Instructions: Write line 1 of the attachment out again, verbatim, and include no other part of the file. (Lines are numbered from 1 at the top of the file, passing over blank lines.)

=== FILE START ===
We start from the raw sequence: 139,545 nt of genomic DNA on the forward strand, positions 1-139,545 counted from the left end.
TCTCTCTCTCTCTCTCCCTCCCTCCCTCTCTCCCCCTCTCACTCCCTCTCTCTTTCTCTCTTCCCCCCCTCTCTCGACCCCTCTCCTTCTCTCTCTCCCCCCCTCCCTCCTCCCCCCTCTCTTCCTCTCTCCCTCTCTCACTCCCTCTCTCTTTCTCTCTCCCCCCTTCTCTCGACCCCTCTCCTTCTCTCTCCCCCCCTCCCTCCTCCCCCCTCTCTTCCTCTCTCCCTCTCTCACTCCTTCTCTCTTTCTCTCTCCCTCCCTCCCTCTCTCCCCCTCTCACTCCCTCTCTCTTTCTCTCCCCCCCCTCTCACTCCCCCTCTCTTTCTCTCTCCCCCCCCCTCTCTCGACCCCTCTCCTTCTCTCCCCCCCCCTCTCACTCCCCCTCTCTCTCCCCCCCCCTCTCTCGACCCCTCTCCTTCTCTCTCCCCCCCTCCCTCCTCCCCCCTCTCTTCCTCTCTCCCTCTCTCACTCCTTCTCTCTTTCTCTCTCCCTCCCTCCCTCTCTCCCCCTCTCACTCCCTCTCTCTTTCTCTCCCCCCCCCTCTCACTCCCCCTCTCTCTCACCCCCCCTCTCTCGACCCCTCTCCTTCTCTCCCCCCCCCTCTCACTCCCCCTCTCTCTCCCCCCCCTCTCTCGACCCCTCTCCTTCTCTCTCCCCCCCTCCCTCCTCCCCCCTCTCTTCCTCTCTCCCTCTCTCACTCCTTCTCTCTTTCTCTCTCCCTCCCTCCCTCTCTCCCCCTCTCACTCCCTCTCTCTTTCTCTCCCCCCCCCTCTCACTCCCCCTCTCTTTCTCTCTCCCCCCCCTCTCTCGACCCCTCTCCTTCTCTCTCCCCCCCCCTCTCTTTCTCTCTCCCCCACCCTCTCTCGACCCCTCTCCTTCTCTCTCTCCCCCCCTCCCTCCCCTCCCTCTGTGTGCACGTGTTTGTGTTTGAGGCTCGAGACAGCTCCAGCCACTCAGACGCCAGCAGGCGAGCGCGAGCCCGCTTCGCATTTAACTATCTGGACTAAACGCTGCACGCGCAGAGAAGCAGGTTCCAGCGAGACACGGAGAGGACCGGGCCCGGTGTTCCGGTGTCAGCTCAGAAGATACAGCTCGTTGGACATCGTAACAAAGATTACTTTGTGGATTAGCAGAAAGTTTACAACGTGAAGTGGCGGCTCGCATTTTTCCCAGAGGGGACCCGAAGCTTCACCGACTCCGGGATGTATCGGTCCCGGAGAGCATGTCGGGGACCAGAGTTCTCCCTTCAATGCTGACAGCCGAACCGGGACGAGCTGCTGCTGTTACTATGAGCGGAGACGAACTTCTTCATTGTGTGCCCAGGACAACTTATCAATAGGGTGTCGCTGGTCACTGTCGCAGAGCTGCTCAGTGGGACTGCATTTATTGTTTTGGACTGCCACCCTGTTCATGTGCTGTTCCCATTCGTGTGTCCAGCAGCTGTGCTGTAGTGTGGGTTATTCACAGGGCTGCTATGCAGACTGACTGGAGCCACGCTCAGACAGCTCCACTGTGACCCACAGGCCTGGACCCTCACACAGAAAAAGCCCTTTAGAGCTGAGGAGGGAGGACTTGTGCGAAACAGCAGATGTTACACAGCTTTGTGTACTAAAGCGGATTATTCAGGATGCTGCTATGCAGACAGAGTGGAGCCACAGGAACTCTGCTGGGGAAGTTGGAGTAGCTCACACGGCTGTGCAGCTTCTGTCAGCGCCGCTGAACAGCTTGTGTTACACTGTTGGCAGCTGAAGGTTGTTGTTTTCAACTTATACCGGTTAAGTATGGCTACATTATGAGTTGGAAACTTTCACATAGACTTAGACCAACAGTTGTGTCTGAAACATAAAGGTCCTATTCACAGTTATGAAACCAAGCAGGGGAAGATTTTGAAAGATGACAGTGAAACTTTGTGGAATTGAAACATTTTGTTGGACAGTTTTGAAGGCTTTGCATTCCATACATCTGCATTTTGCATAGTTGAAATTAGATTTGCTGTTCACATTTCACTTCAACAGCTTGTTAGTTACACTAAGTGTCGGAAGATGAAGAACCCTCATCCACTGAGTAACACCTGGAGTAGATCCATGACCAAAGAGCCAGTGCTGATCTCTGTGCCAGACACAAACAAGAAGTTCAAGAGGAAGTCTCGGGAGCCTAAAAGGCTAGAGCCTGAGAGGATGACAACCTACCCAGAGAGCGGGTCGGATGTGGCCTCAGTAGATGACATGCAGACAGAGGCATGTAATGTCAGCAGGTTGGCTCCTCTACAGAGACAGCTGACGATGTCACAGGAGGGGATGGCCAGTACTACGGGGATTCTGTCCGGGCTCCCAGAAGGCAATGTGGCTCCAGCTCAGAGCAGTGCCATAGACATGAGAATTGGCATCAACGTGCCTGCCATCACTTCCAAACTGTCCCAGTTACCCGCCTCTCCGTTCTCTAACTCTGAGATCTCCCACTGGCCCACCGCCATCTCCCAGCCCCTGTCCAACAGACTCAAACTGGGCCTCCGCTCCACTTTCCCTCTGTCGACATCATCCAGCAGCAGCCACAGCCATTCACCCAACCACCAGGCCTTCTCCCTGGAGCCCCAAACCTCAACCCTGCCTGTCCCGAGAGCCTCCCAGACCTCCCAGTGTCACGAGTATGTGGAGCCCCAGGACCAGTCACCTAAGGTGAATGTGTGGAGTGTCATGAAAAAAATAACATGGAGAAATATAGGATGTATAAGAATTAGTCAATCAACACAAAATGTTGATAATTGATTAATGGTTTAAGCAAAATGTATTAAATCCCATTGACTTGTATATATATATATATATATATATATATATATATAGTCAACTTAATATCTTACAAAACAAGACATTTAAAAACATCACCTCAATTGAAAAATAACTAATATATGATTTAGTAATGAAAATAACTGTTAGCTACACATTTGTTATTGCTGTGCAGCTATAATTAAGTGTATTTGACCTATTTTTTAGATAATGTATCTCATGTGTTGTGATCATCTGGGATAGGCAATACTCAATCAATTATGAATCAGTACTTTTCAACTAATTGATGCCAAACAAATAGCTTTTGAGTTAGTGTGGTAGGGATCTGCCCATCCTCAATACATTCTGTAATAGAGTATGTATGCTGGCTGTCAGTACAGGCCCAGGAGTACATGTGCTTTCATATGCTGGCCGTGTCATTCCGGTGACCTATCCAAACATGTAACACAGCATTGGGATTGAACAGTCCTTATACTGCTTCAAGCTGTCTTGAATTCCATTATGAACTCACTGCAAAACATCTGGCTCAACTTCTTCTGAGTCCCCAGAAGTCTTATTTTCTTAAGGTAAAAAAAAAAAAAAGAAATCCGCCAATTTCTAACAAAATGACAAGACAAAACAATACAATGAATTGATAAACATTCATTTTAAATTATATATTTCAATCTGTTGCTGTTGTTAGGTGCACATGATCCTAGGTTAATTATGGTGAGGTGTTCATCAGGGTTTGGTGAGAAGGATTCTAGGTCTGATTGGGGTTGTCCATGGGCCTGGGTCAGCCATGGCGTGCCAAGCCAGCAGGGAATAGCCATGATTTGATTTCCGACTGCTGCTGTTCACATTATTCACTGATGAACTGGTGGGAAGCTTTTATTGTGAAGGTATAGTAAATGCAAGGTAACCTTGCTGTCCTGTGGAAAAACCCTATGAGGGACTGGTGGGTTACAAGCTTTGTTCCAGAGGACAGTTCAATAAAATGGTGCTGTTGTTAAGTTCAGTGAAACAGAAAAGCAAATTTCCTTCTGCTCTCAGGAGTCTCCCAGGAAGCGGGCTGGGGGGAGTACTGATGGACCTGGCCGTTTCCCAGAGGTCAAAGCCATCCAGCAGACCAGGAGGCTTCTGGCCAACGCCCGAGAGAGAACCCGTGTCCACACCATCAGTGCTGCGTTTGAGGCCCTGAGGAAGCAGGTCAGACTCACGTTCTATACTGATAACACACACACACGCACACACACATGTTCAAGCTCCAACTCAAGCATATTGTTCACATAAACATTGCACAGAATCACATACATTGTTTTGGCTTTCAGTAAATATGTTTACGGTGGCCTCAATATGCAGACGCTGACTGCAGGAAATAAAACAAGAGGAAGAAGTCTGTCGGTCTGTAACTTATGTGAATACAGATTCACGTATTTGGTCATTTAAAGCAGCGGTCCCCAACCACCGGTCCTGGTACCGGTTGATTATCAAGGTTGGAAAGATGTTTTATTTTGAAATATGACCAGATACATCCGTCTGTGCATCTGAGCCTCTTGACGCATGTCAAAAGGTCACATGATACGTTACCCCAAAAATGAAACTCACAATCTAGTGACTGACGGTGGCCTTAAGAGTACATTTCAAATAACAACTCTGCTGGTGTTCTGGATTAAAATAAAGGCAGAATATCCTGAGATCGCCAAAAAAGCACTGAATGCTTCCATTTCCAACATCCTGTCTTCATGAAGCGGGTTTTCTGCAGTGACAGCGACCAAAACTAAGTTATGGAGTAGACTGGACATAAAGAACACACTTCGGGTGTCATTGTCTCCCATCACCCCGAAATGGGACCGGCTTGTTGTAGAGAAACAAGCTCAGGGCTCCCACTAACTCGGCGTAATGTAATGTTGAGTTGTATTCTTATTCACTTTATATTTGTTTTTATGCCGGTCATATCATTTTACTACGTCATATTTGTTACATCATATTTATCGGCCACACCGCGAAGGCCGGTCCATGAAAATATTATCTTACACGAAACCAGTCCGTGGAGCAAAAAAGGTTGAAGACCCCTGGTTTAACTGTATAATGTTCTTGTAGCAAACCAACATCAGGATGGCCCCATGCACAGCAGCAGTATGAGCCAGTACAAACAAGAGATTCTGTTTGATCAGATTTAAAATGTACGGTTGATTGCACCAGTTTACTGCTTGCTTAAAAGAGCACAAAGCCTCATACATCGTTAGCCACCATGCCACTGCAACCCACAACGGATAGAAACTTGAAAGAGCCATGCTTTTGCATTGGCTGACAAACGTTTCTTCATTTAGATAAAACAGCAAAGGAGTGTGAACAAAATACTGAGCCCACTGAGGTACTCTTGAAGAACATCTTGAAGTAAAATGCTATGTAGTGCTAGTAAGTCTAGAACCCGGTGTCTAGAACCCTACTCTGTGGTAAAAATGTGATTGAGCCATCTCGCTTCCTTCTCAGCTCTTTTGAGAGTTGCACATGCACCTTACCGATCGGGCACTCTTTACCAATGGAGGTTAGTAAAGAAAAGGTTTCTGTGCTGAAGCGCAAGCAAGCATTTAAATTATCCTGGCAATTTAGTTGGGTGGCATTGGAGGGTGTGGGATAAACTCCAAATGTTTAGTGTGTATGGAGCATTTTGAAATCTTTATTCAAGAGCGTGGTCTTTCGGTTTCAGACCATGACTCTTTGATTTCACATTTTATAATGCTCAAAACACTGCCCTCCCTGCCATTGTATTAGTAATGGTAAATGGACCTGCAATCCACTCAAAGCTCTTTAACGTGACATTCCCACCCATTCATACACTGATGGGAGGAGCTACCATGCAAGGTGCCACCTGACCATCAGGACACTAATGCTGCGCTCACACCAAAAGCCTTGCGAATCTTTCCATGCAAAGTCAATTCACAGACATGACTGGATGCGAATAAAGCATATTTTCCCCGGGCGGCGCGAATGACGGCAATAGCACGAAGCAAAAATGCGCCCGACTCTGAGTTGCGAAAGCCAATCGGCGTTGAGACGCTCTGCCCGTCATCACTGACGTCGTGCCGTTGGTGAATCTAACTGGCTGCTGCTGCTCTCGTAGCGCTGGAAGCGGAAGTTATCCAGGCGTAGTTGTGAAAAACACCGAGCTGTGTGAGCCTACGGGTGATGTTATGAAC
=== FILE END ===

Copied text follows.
We start from the raw sequence: 139,545 nt of genomic DNA on the forward strand, positions 1-139,545 counted from the left end.